If you’re looking to give ice dyeing a whirl, look no further! This no-fuss tutorial using silk brick and powder acid dye will have you creating beautiful rainbows in no time! This recipe was featured in our June 2021 Fiber Club package with a decadent Mulberry Silk Brick and our new mixable Acid Dyes.
Dyeing with silk bricks is a breeze due to their wide surface area and excellent dye absorption. This bright, cheerful, and simple-to-follow tutorial is worthy of a dye day with friends and family, though it is so easy, you’ll make it a regular on your dye days.
When dyeing, acid dyes should, of course, be handled with the normal care that you would handle any concentrated powdered dye or craft chemical, which is to wear a dust mask when handling the powders, wear gloves, and use utensils that will never be used for food.
Total: 30 minutes to set up + a couple of hours for the ice to melt, depending on the surrounding temperature.
Yield: approximately 4.2 oz of dyed fiber with dye water left over
- Approximately ½ teaspoon (1g) of our new acid dye powder in three mixable colors. For this tutorial, we used the shades Turquoise, Magenta, and Yellow.
- One silk brick – approximately 4.2 oz.
- Dust mask
- ¼ cup white vinegar
- A container for the ice to melt into
- A baking rack/shelving rack to set on top of the container to lay the fiber out onto
- 1 bag of ice
Please note, always wear a dust mask, gloves, and utensils not intended for food when handling acid dye powders.
- Fill a basin with warm water and add in 1/4 of a cup of vinegar per 4 oz. of fiber/yarn.
- Gently place your fiber/yarn into the water and push down until thoroughly saturated. Silk bricks can take up to 48 hours to fully soak. We recommend weighing down the silk brick with a heavy object as it helps the silk absorb the vinegar water much more effectively.
- Remove the fully saturated fiber from water and place it onto the baking rack set on top of your container.
Please note: Do not let your fiber/yarn dry out as moisture is required in order for the materials to properly soak up the dye powder. The dryer the silk the more moisture-repellent it will be.
For best results, set up your container outside in direct sunlight. If you cannot, indoors by a window with sunlight or a source of heat will work too.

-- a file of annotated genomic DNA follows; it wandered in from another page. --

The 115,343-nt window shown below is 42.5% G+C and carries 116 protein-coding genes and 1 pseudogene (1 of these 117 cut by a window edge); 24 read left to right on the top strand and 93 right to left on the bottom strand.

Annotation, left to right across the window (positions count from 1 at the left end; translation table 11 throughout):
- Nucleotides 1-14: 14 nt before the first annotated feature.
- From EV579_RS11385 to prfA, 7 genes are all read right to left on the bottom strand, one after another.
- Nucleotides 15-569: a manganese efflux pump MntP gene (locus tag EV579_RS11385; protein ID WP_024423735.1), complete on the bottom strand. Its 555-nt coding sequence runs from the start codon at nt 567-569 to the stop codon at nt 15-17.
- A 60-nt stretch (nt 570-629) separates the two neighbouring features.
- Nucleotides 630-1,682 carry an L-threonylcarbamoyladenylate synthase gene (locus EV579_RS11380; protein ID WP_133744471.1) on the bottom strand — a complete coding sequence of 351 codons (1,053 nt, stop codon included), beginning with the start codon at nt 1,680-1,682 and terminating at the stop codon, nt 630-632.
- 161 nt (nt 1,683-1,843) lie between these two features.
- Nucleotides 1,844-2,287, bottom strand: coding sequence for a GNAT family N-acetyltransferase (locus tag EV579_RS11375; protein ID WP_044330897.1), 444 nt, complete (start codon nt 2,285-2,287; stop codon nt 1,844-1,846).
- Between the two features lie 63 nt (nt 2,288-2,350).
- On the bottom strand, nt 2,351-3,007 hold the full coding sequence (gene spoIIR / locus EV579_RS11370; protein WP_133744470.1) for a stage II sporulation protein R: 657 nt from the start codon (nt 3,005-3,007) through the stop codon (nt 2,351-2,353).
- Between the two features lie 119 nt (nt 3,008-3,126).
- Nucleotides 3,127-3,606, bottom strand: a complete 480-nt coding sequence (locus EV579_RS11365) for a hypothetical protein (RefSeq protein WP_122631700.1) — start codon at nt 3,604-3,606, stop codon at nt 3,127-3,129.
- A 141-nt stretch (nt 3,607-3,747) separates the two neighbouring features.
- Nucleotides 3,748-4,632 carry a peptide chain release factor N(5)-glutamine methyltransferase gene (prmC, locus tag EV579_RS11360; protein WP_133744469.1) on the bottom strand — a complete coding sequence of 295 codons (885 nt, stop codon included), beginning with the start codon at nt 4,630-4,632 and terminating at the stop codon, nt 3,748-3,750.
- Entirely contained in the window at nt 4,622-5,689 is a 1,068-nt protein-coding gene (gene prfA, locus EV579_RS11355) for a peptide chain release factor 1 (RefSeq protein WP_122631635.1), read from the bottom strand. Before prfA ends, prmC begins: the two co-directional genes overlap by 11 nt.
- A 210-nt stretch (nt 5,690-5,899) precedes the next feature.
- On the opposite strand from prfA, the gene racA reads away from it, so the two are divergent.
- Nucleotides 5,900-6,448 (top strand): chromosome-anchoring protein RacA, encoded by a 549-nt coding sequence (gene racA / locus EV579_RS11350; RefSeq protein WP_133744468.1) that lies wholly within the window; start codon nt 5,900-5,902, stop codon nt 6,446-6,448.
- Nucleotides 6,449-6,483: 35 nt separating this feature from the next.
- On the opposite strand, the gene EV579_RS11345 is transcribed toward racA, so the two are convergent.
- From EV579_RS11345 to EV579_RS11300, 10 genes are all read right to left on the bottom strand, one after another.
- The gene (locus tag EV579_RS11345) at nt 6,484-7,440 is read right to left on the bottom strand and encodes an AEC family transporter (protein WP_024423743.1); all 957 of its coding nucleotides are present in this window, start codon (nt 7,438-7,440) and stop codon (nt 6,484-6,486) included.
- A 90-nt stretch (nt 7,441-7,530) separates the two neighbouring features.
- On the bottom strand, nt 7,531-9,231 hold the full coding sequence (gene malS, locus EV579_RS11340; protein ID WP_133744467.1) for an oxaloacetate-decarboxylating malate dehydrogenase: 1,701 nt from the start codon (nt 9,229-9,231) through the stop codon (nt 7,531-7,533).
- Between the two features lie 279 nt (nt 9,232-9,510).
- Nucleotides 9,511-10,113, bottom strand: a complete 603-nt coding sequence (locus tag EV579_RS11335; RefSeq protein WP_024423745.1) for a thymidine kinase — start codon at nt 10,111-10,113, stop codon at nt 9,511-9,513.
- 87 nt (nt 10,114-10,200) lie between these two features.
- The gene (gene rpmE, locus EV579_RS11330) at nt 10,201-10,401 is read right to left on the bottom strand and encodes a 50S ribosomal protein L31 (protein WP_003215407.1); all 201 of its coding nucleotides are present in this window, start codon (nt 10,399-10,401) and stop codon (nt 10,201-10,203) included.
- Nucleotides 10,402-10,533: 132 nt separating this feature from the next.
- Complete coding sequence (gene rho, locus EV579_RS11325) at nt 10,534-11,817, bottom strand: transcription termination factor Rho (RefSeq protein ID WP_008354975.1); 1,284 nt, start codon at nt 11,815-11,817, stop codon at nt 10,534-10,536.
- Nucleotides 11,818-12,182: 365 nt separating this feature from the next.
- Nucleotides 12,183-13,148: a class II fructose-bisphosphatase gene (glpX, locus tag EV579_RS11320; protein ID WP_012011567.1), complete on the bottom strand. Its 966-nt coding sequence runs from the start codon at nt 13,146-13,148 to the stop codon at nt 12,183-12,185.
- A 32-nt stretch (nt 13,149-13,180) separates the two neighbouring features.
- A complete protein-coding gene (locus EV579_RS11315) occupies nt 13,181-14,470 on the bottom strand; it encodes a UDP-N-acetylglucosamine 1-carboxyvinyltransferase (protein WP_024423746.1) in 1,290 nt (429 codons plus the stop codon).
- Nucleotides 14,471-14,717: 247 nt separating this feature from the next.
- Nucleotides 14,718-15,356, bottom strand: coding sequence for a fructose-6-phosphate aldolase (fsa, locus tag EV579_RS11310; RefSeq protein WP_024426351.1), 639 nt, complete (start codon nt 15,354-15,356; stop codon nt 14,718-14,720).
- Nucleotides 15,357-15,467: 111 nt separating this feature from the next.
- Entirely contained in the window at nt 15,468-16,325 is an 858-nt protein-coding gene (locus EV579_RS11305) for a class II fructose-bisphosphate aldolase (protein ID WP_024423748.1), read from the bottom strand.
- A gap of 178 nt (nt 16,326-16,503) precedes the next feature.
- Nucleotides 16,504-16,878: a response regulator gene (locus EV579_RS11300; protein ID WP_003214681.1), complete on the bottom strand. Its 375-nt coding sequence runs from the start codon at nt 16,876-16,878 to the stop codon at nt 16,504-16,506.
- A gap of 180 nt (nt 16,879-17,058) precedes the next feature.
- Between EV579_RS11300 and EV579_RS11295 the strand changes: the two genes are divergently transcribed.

- Place the baking rack on top of the container. You’ll need a big enough baking rack to fit the entire silk brick, and a big enough container for the rack to fit on top of without falling inside.
- Using gloves, spread out your silk brick over the surface area of the baking rack.
- Spread out as many ice cubes as you can over the surface area of your silk brick.
- Sprinkle your dye powder on top of the ice cubes in any pattern/design you desire. We did 3 wide stripes of Turquoise, Magenta, and Yellow. Keep in mind that as the ice melts these colors will mix to create new colors.
- Allow the sun to do the rest. As it sits, the ice will melt and create swirls of color along the surface area of the fiber. Any excess dye will run off with the water and be collected below in the container.
- Once all the ice has melted, remove the fiber and rinse under warm water until the water runs clear.
- Let the fiber air dry.
After you’ve finished dyeing, save any leftover dye water in a container and use it for future dye baths.
Fun facts: Silk bricks are just one of the many forms produced from the silk industry. The silk is harvested from the cocoons of the Bombyx Mori Silk Moths. Just one cocoon consists of a continuous thread that is over 1 mile long. This is the purest of silks as the moths are not allowed to graze on just anything, like the Tussah Silk Moths, instead, the Bombyx Mori Moths feed on a strict diet of only Mulberry leaves. The resulting fiber is pure white, lustrous, and incredibly strong. The silk brick is essentially a wider version of a combed top produced from silk cocoons.